Friday, March 26, 2004

Have you done it the gay way? I have, it was great.

I was listening to the re-runs of Little Britain on Radio 4 the other night and laughing at Tom Baker’s comments that “anyone who disagrees is either a woman, a mental or a gay.” In a comedic setting this is fine, but it made me think how the word gay is used in reports and how its use bugs me. You would never see a newspaper headline stating “Disableds back new policy” or “mentals campaign for new rights”. Rightly, it would say “Disabled people” or “People with mental health problems”. But if you are talking about gay men and women or black and Asian communities it seems perfectly acceptable to say “Gays” or “Blacks”.

In some respects this is no big deal, and I recognise that “Gays” is a much easier shorthand than “gay and lesbian” (and bisexual and transgender), but it still bugs me! Last week the Scotsman reported that “employment of gays and lesbians as clerics and as teachers…” I would prefer to see gay men and lesbians. I suppose it is the pedant coming out in me again. Having said that the spellchecker in Word seems happy to accept “gays” and “blacks” but not “disableds” and “mentals” – I suppose blacks gets through by also being a verb. Perhaps the world has moved on and “gay” is now a proper plural noun?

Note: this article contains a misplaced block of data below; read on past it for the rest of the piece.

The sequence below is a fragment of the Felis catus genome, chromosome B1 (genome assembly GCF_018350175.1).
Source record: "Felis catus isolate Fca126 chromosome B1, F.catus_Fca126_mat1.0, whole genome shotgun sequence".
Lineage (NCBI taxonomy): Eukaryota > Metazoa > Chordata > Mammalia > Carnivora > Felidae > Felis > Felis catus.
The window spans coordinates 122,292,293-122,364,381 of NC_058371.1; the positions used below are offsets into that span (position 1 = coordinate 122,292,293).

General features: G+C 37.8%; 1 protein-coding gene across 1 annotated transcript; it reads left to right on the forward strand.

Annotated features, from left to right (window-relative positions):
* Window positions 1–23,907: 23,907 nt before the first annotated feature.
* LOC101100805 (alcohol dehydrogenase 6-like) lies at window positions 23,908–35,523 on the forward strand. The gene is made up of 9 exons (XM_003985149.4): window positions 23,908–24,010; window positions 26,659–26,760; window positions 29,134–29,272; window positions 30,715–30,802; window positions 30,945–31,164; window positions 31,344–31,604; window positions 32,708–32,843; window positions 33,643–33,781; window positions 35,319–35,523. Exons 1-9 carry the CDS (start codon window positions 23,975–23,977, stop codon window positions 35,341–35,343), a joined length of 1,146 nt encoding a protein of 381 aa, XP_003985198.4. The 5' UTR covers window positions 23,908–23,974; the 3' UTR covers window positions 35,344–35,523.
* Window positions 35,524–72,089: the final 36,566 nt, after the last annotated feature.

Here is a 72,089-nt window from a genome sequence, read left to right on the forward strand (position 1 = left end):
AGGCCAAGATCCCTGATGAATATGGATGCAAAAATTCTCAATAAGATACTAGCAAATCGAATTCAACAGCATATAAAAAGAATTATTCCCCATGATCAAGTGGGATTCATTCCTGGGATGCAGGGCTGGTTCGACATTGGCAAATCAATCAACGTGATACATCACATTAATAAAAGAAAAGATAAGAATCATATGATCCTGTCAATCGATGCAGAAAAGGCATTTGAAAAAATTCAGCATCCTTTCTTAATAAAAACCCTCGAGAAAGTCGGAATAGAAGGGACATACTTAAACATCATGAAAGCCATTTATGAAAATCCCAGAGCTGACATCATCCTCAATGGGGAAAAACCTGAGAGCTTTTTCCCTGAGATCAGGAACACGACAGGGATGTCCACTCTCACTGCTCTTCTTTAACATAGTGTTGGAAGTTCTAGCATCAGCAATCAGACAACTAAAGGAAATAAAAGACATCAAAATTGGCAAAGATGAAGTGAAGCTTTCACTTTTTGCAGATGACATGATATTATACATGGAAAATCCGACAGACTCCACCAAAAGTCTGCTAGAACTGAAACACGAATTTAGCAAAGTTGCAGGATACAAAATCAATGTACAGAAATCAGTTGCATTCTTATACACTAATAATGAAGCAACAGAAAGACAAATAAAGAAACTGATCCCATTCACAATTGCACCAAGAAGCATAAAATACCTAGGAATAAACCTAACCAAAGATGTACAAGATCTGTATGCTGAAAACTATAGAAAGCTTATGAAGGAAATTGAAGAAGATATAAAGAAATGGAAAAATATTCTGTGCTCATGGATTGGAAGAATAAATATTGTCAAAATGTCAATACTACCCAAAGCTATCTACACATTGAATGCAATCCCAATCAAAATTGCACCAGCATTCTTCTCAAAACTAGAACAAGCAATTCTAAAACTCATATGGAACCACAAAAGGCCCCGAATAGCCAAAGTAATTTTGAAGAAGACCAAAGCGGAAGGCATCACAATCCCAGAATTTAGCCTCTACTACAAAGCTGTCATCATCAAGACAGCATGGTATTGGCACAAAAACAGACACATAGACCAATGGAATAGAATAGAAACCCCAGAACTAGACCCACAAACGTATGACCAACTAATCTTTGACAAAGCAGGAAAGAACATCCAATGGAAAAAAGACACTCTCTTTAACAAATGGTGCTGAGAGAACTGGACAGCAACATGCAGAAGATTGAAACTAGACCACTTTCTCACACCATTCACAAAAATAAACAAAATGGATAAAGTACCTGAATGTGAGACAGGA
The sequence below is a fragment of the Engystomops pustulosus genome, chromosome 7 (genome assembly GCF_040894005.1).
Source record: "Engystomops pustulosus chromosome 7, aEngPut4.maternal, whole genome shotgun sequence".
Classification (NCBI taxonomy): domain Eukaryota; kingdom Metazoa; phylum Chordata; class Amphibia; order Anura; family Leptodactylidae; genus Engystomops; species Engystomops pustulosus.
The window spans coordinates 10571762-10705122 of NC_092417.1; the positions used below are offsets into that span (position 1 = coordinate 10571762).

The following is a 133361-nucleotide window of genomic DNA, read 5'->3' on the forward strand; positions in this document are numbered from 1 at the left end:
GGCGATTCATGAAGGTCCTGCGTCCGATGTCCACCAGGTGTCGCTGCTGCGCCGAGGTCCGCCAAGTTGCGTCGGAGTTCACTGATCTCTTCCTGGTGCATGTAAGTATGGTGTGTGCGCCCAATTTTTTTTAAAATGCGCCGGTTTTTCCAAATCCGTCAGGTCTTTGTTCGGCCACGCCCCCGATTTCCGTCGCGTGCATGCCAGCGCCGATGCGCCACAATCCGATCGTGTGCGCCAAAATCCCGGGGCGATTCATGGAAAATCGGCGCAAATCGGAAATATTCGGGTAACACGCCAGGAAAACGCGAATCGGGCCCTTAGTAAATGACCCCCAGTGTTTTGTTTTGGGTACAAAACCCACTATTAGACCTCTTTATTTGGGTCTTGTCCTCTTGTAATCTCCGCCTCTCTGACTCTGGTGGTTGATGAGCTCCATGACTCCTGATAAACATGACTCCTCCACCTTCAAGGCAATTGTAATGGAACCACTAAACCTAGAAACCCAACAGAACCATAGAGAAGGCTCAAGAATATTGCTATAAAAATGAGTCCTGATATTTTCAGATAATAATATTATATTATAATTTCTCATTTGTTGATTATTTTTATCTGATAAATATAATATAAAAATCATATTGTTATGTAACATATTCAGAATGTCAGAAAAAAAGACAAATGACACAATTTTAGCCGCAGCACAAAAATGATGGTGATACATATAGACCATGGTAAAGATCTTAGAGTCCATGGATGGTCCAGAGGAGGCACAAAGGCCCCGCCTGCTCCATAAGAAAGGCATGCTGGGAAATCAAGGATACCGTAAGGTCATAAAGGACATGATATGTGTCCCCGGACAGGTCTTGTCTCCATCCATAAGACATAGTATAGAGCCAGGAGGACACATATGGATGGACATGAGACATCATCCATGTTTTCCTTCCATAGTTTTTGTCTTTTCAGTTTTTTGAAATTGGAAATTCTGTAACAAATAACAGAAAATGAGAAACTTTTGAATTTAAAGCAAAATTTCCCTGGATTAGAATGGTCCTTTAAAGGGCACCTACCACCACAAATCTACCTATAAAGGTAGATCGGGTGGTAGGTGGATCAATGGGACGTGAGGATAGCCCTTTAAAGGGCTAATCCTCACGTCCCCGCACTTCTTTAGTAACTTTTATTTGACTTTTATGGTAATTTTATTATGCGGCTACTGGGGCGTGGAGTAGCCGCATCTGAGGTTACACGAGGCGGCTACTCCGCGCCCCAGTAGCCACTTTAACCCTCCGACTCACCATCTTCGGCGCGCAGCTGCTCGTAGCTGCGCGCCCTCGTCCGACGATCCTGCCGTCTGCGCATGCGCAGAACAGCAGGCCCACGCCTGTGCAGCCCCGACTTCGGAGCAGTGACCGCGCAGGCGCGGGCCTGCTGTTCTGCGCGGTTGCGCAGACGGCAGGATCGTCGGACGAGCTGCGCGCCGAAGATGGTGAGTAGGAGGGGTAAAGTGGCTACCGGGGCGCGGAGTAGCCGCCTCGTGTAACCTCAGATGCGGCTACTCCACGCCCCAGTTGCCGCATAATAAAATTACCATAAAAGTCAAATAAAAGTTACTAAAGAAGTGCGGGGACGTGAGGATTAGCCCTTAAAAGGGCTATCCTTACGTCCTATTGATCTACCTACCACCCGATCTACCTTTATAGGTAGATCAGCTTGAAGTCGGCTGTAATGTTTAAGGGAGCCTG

UPDATE - I have looked at a few dictionary sites and it appears I am now wrong and “gays” as a descriptinve term is fine:

Usage Note: The word gay is now standard in its use to refer to homosexuals, in large part because it is the term that most gay people prefer in referring to themselves. Gay is distinguished from homosexual primarily by the emphasis it places on the cultural and social aspects of homosexuality as opposed to sexual practice. Many writers reserve gay for males, but the word is also used to refer to both sexes; when the intended meaning is not clear in the context, the phrase gay and lesbian may be used. Like the other names of social groups derived from adjectives (for example, Black), gay may be regarded as offensive when used as a noun to refer to particular individuals, as in There were two gays on the panel; here phrasing such as gay members should be used instead. But there is no objection to the use of the noun in the plural to refer collectively either to gay men or to gay men and lesbians, so long as it is clear whether men alone or both men and women are being discussed.”